Decorative glass

Glass is not a naturally occurring substance. It is formed when quantities of silica, sand, soda ash, and lime are heated in a furnace to a molten state at a temperature in excess of 2000°F. Colors are produced by adding metal oxides to the molten batch. Cobalt and chromium produce blue, add manganese to cobalt blue for purple, add copper for greens and blacks, selenium and cadmium for red and yellow, and gold oxides for gold-pinks. Sheets of stained glass are then produced using one of three methods: mouth-blown antique, machine rolled, or hand cast.
Some of the most beautiful sheets of stained glass are produced by using the traditional technique of mouth blowing. Teams of glassblowers pick molten glass up out of the furnace on the end of a blow pipe. A cylindrical shape is blown and then rotated in a mold to even the surface and create striations unique to antique glass. The ends are cut off and the cylinder is cut lengthwise and allowed to flatten and form a sheet of glass. The sheet is then gradually cooled in a large temperature-controlled oven, called a lehr. This process, called annealing, allows the sheets of glass to cool at a controlled rate to relieve unwanted stress within the glass. The cutability of a glass is usually determined in the annealing stage. Rich, translucent hues are characteristic of glass made using this early method of glassmaking.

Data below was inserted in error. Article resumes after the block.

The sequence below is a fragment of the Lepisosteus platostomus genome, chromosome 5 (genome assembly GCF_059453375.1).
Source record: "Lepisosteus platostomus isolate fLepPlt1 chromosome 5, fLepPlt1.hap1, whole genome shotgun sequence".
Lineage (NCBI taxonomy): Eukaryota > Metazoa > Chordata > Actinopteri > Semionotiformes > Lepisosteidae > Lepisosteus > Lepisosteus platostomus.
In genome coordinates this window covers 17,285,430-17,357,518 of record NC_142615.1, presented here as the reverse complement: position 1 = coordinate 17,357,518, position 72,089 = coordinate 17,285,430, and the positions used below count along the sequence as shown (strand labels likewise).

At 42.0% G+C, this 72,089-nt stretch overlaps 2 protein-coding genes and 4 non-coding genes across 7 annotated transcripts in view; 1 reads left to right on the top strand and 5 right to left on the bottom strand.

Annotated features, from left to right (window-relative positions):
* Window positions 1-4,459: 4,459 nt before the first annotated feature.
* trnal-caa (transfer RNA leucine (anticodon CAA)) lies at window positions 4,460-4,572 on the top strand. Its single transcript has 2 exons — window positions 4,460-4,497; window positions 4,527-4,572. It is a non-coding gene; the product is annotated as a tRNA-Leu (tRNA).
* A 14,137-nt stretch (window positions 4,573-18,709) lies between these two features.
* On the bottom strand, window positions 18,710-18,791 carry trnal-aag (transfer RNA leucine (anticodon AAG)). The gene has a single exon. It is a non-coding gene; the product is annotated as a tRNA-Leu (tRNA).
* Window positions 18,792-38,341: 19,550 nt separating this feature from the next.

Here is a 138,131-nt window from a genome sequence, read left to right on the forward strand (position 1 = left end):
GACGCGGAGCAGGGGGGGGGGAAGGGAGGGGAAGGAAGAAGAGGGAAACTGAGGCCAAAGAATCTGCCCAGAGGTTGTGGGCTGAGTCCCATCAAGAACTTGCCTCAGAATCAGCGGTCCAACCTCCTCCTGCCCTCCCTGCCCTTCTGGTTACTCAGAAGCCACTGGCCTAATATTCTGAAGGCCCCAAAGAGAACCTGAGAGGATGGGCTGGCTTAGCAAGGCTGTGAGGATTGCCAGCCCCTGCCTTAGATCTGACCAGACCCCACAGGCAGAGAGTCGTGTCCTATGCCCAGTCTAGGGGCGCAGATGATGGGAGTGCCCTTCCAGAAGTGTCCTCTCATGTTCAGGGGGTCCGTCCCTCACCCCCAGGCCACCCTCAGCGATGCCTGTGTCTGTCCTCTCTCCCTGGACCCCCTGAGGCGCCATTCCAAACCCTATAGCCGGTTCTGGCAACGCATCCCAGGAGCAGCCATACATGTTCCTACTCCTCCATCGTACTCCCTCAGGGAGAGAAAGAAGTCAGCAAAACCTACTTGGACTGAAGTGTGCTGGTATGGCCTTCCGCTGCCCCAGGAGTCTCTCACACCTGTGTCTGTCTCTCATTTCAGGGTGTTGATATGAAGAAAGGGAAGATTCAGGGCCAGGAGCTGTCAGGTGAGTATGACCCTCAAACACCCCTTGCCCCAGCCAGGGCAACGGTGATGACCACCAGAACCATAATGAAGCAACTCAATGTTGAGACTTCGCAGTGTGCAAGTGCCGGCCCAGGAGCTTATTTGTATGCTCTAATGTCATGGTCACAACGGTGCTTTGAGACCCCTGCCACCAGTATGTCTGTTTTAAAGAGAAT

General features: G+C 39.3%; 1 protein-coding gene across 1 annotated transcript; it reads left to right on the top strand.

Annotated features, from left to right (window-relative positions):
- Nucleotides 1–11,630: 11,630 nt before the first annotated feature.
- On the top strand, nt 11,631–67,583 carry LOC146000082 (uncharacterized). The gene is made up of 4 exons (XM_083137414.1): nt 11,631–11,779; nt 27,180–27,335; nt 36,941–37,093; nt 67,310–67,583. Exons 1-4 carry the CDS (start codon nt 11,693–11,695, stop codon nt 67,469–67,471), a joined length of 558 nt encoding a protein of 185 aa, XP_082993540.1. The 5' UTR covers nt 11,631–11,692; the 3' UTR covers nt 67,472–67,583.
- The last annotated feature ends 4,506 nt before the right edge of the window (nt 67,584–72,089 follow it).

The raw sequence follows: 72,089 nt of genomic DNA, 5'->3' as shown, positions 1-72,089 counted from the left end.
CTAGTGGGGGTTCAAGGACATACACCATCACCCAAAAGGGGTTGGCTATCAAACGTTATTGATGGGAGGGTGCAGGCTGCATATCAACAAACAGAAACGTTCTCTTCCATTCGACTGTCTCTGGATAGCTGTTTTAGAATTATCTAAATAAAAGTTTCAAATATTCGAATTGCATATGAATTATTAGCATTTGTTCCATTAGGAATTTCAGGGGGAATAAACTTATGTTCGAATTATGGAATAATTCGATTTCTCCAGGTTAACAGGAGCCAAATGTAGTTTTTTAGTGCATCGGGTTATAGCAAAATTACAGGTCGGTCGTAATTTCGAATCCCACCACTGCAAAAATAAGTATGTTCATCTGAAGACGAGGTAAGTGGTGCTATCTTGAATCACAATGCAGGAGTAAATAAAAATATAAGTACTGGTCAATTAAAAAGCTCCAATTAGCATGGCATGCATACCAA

Machine-rolled glass is known for its consistency in color and thickness and is generally easier to cut. Molten glass is continuously fed through sets of metal rollers and onto a slow-moving conveyer-type line. As the glass passes through the roller, patterns and textures can be embossed on the surface before the ribbon of glass reaches the lehr.
Hand-cast glass is produced one sheet at a time. Using a large ladle, molten glass is poured onto a metal table and rolled by hand to the desired thickness. Interesting sheets of glass can be produced by mixing in swirls of different colors, thin glass rods, and shards of colored glass before the sheet of glass is transferred to the lehr and allowed to gradually cool.

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